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Author Topic: PC377: Ray  (Read 3665 times)

Ocicat

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on: August 19, 2015, 05:17:23 AM
PodCastle 377: Ray

by Mario Milosevic

read by Joe Scalora

First published in Space and Time Magazine, Spring 2013


You know that episode of M*A*S*H, the one where they have to pick up stakes, pack everything up and move to another location? Me neither. I never watched that show, but Liz, who works the booth where people throw darts at balloons on a cork wall, and who is thirty years older than me, has seen every episode of that show at least three times. She said every time we break down the rides and get ready to move on, she thinks about that episode.

“It’s like Colonel Potter said they had to bug out because they were about to be in a shooting zone, and we bug out for the exact same reason.“

“The same reason?“ I said to Liz. No one was going to be shooting at us, I was pretty sure.

“Yeah” she said, “because now that the carney’s over, they don’t want us in town, you know? They make it a hostile environment so we’ll leave them alone. They’re scared is what it is. They’re scared of us and they’d just as soon kill us as look at us.”

I wasn’t quite seeing it, but I thought it best not to challenge her on the issue. When she told me this, I had been on the job only a couple of weeks, and we’d been to two fairs. We were packing up to move on to the next one, somewhere in the Columbia River Gorge. “You got Ray all packed away yet?” I asked.

She patted the side of the trailer, folded up like a wrapped birthday present. “Ray’s always right here with me,” she said.


Rated PG-13.

Mario Milosevic is a prolific author of novels, short stories, and poetry. Find out more about him and his storytelling at mariowrites.com.

Listen to this week’s PodCastle!



jenfullmoon

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Reply #1 on: August 19, 2015, 06:02:51 PM
Well, that was...interesting.

Still not sure if I'd trust Ray or not, but it's probably a lot safer to be on his side than not.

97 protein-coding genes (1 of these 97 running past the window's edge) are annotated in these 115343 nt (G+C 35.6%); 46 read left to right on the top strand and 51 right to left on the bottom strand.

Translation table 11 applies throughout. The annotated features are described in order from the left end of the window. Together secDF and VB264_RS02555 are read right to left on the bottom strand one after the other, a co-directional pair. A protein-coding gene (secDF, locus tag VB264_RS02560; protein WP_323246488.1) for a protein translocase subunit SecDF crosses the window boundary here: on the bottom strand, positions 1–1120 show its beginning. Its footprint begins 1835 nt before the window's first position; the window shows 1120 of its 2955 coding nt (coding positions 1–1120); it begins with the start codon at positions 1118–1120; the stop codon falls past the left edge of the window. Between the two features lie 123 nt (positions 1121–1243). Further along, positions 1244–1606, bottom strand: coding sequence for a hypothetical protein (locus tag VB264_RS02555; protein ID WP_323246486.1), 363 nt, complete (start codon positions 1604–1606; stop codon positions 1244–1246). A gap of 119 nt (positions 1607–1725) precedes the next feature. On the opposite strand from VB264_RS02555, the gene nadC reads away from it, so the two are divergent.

loyaleagle

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Reply #2 on: August 19, 2015, 06:42:31 PM
Haven't even read the story yet, but I just wanted to say that Dandelion Wine also made a HUGE impact on me WHEN I was a 12 year old boy. :-) Props for the Bradbury deep cut!

Edit: Have to admit the story didn't do much for me beyond the "tone" that it evoked.
« Last Edit: August 20, 2015, 02:54:08 PM by loyaleagle »

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ElectricPaladin

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Reply #3 on: August 20, 2015, 03:06:11 AM
All through this story I couldn't shake the very Bradburyian idea that Ray wasn't the ghost of a person, Ray was the ghost of... a time. The ghost of youth. The ghost of that careless, reckless, lovely summer of your youth. That's why Ray was so dangerous - no one makes good choices in that time of their lives - but also why it was powerful.

I liked this one, overall. I thought it captured Bradbury's feel while still being very much its own thing.

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kibitzer

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Reply #4 on: August 20, 2015, 10:55:56 PM
I really like that interpretation of the ghost, EP. Very plausible, fits right in with the story. Nice one.


danooli

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Reply #5 on: August 21, 2015, 08:48:32 PM
All through this story I couldn't shake the very Bradburyian idea that Ray wasn't the ghost of a person, Ray was the ghost of... a time. The ghost of youth. The ghost of that careless, reckless, lovely summer of your youth. That's why Ray was so dangerous - no one makes good choices in that time of their lives - but also why it was powerful.